Written By: Aurora Caskey
Edited By: Grave Reviews Staff
Director: Michael Cooney
Producers: Barry L. Collier, Barbara Javitz, Jeremy Paige, Vicki Slotnick
Writers: Jeremy Paige & Michael Cooney
Release Date: November 18, 1997
Scott MacDonald as Jack Frost
Christopher Allport as Sam Tiler
Stephen Mendel as Agent Manners
William Parker as Paul Davrow
Shannon Elizabeth as Jill Metzner
Rating = 2.5/5 Graves
The story begins and the theme for the film is set when an unseen “Uncle Henry” tells a disturbing story to his niece on Christmas Eve. This prologue sets up the tale of Jack Frost, a serial killer who made his way across the Midwest murdering people and baking them into pies. The first scene shows the real killer Jack being transported to his final destination. He was captured on a routine traffic stop by local sheriff Sam Tiler and is to be put to death after exhausting his appeals. While transporting Jack on the snowy day, the police’s vehicle crashes. Jack escapes his restraints, kills one of the officers in the truck, and almost escapes before he is blasted by some type of acid that melts his body in seconds.
But that’s not the end of killer Jack. The acid, which was part of some type of government experiment, unexplainably combines with Jack’s molecules and fuses with the snow to create a demon shaped like a snowman. Hence, Jack Frost is born anew as the killer snowman. Jack Frost, with the ability to melt and refreeze his body at will, goes on a town-wide killing spree. When Sheriff Sam Tiler finds out who is behind the murders, he must try to stop the killer snowman from harming more people.
There’s a decent amount of gore to satisfy horror fans. Also, I give Jack Frost credit for inventive and creative death scenes. Some examples throughout the film display someone liquified with acid, another stabbed with an icicle, and another woman raped to death by a snowman. That last one is questionable by today’s standards, but I’ll let it slide because the movie does not show any nudity from actress, Shannon Elizabeth. The scene is so ridiculous that it is hard to stay mad. In Elizabeth’s scene, we see her blow drying her hair before hopping into a bath (with her hair down?!). This was clearly written by a man. Then the bath turns to snow and Jack Frost rises from the tub with poor Shannon stuck inside him. Overall, the death scenes are unique and at times comedic.
The Grave Review
Jack Frost (1997) was a straight to video release that came only one year before the better-known, family-friendly comedy of the same title starring Michael Keaton. Although not dispositive, there is usually a good reason why a film is being released directly to video. Jack Frost is a film, that although has some good qualities, is a perfect straight to video film. One cannot help but wonder whether this was a rush film due to its poor acting, dialogue, plot and special effects.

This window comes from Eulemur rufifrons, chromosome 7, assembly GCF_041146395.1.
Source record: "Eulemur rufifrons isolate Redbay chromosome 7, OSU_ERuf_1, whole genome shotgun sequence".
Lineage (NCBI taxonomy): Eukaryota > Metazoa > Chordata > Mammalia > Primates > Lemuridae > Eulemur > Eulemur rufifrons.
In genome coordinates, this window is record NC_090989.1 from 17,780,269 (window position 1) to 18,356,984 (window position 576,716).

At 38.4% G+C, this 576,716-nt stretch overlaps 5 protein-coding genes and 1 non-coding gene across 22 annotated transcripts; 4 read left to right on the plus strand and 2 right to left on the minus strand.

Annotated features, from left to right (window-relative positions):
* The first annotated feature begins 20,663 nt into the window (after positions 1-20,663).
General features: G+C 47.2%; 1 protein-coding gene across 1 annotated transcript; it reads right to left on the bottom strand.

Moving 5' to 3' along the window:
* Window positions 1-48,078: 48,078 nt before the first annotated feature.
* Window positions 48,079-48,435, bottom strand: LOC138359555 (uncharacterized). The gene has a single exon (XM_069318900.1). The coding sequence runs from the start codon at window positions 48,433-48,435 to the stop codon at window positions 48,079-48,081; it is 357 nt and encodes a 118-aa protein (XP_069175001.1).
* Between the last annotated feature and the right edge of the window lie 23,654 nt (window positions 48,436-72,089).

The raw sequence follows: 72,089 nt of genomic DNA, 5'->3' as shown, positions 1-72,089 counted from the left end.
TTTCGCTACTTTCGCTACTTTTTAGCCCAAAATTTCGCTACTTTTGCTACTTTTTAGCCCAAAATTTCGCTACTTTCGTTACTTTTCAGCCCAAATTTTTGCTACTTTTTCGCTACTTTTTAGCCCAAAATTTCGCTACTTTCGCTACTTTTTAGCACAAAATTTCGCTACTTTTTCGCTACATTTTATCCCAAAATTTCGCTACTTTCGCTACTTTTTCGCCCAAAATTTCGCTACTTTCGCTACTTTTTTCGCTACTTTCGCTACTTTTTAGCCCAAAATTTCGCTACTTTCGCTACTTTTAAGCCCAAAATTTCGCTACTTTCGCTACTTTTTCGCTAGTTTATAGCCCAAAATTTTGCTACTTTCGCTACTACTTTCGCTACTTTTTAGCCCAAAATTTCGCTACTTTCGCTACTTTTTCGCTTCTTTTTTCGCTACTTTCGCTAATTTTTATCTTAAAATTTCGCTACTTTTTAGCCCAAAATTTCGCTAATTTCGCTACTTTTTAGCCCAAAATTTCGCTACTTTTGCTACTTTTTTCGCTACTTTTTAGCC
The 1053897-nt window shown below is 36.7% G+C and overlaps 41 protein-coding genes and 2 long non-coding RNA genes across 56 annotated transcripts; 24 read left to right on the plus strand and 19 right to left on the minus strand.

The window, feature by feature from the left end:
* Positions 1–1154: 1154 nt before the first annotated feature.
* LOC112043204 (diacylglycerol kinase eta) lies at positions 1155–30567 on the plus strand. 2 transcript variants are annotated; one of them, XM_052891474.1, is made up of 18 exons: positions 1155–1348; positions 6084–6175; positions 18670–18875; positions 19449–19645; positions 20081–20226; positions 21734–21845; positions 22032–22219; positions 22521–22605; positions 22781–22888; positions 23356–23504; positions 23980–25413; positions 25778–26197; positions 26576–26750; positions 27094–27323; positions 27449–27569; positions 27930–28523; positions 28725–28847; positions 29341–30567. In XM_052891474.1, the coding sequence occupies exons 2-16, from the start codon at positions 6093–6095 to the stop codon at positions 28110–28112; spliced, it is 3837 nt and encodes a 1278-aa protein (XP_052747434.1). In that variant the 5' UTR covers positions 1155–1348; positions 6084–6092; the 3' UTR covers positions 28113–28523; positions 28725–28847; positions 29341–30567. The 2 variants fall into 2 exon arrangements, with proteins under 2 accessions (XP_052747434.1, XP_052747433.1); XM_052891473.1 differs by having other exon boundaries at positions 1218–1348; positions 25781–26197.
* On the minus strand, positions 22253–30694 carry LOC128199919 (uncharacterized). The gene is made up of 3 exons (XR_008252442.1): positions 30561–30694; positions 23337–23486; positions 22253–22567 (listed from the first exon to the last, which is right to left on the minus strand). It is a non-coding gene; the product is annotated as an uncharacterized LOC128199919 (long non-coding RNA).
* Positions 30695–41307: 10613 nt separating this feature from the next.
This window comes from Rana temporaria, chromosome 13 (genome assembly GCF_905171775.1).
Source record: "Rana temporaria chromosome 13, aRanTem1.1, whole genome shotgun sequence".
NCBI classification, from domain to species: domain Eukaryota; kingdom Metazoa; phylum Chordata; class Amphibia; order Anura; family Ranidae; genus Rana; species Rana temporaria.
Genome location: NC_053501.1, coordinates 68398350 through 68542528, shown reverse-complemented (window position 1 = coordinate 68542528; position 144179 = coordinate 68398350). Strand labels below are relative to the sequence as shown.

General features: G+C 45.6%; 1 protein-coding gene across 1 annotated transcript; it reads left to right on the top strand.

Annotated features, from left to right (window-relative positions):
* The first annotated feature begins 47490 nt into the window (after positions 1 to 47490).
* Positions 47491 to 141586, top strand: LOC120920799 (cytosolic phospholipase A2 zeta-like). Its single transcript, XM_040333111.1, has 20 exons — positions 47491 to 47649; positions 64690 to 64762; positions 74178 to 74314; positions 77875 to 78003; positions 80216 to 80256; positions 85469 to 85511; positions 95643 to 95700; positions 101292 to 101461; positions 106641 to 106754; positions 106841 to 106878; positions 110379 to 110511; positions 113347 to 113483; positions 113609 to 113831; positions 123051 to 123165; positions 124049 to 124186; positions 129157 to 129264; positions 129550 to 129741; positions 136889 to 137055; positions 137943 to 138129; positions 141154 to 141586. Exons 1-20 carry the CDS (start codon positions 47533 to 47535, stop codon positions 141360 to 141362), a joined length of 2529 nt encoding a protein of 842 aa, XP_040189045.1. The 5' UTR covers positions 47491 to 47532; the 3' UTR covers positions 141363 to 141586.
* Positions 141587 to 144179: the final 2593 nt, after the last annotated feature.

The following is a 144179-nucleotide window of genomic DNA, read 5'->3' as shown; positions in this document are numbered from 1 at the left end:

The acting and dialogue leave something to be desired. With the exception of Sam Tiler (Christopher Allport), the acting is soap opera quality at best. Jack Frost and the “FBI” agents are over the top, while Shannon Elizabeth, although charming, is extremely green. The special effects are clearly where most of the budget went. There are some scenes where they go all in and show the grisly details (like the acid scene) and others where the camera cuts back and forth to show the aftermath rather than showing the full murder. While the quality of the special effects were uneven, the special effects overall were of higher caliber than I was expecting from a straight to video B movie.
Is Jack Frost (1997) a ‘good’ movie? No. Should you see it? Absolutely. There are so many boring, problematic, and just plain bad Christmas movies, most of them aimed at female and/or family audiences. We are sorely lacking in horror movies that take advantage of the holiday season. Christmas can be a dark time, even for those who do not celebrate it. The frigid weather and imposed family time can often make you feel isolated. If you’re like me, a good holiday horror is the perfect way to lean into the darkness of the season rather than glossing over it. A fun, fluffy, scary movie like Jack Frost might be just the thing to break the ice (pun intended) at your family gathering this year.
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